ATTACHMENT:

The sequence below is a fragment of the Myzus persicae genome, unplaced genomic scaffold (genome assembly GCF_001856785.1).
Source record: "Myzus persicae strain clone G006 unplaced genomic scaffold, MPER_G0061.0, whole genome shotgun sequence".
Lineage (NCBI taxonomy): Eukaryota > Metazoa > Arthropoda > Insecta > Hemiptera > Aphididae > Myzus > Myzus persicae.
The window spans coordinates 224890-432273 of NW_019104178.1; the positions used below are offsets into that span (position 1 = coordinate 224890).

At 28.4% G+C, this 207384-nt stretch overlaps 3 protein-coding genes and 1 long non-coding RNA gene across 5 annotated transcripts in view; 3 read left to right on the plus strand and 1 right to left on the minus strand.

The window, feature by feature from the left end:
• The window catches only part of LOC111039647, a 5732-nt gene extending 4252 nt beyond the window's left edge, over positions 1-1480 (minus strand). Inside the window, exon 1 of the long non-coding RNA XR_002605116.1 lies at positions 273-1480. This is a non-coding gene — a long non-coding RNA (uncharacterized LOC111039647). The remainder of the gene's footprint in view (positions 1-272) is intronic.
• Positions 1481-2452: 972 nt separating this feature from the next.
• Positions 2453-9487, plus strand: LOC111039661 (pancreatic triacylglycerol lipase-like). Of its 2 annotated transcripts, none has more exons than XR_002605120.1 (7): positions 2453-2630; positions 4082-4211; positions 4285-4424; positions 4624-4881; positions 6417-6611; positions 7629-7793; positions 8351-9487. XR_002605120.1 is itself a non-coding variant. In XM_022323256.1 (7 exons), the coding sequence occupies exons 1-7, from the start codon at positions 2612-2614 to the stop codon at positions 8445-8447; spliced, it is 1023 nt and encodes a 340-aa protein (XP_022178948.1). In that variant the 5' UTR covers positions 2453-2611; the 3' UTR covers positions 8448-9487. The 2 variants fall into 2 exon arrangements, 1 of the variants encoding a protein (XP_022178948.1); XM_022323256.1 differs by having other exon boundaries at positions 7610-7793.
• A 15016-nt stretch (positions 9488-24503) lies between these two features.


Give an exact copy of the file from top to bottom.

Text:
The sequence below is a fragment of the Myzus persicae genome, unplaced genomic scaffold (genome assembly GCF_001856785.1).
Source record: "Myzus persicae strain clone G006 unplaced genomic scaffold, MPER_G0061.0, whole genome shotgun sequence".
Lineage (NCBI taxonomy): Eukaryota > Metazoa > Arthropoda > Insecta > Hemiptera > Aphididae > Myzus > Myzus persicae.
The window spans coordinates 224890-432273 of NW_019104178.1; the positions used below are offsets into that span (position 1 = coordinate 224890).

At 28.4% G+C, this 207384-nt stretch overlaps 3 protein-coding genes and 1 long non-coding RNA gene across 5 annotated transcripts in view; 3 read left to right on the plus strand and 1 right to left on the minus strand.

The window, feature by feature from the left end:
• The window catches only part of LOC111039647, a 5732-nt gene extending 4252 nt beyond the window's left edge, over positions 1-1480 (minus strand). Inside the window, exon 1 of the long non-coding RNA XR_002605116.1 lies at positions 273-1480. This is a non-coding gene — a long non-coding RNA (uncharacterized LOC111039647). The remainder of the gene's footprint in view (positions 1-272) is intronic.
• Positions 1481-2452: 972 nt separating this feature from the next.
• Positions 2453-9487, plus strand: LOC111039661 (pancreatic triacylglycerol lipase-like). Of its 2 annotated transcripts, none has more exons than XR_002605120.1 (7): positions 2453-2630; positions 4082-4211; positions 4285-4424; positions 4624-4881; positions 6417-6611; positions 7629-7793; positions 8351-9487. XR_002605120.1 is itself a non-coding variant. In XM_022323256.1 (7 exons), the coding sequence occupies exons 1-7, from the start codon at positions 2612-2614 to the stop codon at positions 8445-8447; spliced, it is 1023 nt and encodes a 340-aa protein (XP_022178948.1). In that variant the 5' UTR covers positions 2453-2611; the 3' UTR covers positions 8448-9487. The 2 variants fall into 2 exon arrangements, 1 of the variants encoding a protein (XP_022178948.1); XM_022323256.1 differs by having other exon boundaries at positions 7610-7793.
• A 15016-nt stretch (positions 9488-24503) lies between these two features.